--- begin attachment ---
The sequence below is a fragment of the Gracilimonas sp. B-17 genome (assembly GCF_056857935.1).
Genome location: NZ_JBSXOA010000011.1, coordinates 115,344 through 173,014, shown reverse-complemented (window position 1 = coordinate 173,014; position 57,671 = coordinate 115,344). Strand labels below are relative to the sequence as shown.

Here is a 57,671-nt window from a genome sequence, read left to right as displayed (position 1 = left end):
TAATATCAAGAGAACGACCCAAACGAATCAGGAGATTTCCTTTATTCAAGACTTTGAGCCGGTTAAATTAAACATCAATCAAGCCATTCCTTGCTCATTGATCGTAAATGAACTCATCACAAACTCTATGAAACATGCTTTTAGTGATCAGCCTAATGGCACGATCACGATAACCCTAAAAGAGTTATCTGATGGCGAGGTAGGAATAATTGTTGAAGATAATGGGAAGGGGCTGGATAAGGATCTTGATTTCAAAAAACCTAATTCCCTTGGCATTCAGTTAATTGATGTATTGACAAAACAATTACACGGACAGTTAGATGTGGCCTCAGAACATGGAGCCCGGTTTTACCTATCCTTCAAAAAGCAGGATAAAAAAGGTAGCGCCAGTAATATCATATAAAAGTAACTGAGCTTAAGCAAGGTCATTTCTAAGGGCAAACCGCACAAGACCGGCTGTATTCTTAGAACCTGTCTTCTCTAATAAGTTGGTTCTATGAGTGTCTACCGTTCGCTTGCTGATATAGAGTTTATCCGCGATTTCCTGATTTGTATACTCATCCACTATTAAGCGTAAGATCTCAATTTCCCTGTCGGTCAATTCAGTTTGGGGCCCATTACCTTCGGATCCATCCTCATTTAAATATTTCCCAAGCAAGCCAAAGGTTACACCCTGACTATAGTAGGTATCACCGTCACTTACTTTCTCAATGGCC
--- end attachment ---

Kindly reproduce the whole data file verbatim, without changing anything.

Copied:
The sequence below is a fragment of the Gracilimonas sp. B-17 genome (assembly GCF_056857935.1).
Genome location: NZ_JBSXOA010000011.1, coordinates 115,344 through 173,014, shown reverse-complemented (window position 1 = coordinate 173,014; position 57,671 = coordinate 115,344). Strand labels below are relative to the sequence as shown.

Here is a 57,671-nt window from a genome sequence, read left to right as displayed (position 1 = left end):
TAATATCAAGAGAACGACCCAAACGAATCAGGAGATTTCCTTTATTCAAGACTTTGAGCCGGTTAAATTAAACATCAATCAAGCCATTCCTTGCTCATTGATCGTAAATGAACTCATCACAAACTCTATGAAACATGCTTTTAGTGATCAGCCTAATGGCACGATCACGATAACCCTAAAAGAGTTATCTGATGGCGAGGTAGGAATAATTGTTGAAGATAATGGGAAGGGGCTGGATAAGGATCTTGATTTCAAAAAACCTAATTCCCTTGGCATTCAGTTAATTGATGTATTGACAAAACAATTACACGGACAGTTAGATGTGGCCTCAGAACATGGAGCCCGGTTTTACCTATCCTTCAAAAAGCAGGATAAAAAAGGTAGCGCCAGTAATATCATATAAAAGTAACTGAGCTTAAGCAAGGTCATTTCTAAGGGCAAACCGCACAAGACCGGCTGTATTCTTAGAACCTGTCTTCTCTAATAAGTTGGTTCTATGAGTGTCTACCGTTCGCTTGCTGATATAGAGTTTATCCGCGATTTCCTGATTTGTATACTCATCCACTATTAAGCGTAAGATCTCAATTTCCCTGTCGGTCAATTCAGTTTGGGGCCCATTACCTTCGGATCCATCCTCATTTAAATATTTCCCAAGCAAGCCAAAGGTTACACCCTGACTATAGTAGGTATCACCGTCACTTACTTTCTCAATGGCC